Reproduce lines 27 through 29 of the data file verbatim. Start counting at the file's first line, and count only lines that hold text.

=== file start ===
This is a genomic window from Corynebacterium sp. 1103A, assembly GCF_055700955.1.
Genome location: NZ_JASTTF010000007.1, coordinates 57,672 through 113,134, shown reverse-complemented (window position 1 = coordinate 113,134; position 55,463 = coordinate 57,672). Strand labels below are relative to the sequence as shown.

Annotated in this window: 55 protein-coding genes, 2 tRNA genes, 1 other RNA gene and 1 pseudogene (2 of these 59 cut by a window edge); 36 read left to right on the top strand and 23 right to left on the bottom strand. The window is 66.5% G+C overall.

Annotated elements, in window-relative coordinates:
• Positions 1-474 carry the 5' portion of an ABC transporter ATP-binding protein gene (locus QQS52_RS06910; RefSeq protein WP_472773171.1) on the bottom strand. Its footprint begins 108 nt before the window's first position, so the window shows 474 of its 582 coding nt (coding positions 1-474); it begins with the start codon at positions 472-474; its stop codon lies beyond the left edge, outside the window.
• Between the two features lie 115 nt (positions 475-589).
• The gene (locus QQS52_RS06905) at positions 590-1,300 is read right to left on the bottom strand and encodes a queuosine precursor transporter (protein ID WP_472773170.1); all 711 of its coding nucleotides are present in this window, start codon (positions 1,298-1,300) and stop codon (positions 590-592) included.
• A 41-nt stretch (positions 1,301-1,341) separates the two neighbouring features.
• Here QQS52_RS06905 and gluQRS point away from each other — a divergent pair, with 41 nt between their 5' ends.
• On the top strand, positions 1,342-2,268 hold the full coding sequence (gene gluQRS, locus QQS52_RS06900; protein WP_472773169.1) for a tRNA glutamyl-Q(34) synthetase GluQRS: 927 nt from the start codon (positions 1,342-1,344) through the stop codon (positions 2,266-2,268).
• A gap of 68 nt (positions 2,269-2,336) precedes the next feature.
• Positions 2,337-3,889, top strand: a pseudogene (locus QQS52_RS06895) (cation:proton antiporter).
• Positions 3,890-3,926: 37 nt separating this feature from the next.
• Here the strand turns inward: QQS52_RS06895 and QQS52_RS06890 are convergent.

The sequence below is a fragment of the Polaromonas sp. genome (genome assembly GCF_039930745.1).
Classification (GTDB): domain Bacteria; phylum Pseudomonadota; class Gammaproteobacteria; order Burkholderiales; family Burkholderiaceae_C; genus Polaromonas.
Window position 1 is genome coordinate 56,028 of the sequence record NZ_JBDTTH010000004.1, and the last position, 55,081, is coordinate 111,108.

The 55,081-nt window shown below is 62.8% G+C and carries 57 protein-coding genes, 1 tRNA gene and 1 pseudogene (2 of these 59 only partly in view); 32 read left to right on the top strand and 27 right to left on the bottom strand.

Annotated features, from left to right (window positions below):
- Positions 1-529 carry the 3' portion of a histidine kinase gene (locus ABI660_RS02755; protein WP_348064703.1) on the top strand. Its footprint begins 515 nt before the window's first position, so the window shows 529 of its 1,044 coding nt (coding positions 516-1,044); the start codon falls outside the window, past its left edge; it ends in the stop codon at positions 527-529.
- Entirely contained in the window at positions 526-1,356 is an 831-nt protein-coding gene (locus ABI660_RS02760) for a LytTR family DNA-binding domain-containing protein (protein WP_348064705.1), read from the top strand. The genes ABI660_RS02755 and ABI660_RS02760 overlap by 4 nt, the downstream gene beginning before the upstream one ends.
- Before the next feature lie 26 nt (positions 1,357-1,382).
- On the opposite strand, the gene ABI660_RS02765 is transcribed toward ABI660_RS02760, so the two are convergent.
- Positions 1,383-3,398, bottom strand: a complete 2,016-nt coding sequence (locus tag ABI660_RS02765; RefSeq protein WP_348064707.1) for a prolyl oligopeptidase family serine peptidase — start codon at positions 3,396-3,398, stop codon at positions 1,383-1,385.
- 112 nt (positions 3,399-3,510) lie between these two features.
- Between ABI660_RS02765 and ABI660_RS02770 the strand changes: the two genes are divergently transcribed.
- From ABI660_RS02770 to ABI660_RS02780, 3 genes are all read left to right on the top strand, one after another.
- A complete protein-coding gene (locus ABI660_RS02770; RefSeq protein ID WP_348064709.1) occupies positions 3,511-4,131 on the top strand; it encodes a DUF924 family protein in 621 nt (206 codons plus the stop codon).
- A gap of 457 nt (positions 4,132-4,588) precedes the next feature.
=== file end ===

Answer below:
- From ABI660_RS02770 to ABI660_RS02780, 3 genes are all read left to right on the top strand, one after another.
- A complete protein-coding gene (locus ABI660_RS02770; RefSeq protein ID WP_348064709.1) occupies positions 3,511-4,131 on the top strand; it encodes a DUF924 family protein in 621 nt (206 codons plus the stop codon).
- A gap of 457 nt (positions 4,132-4,588) precedes the next feature.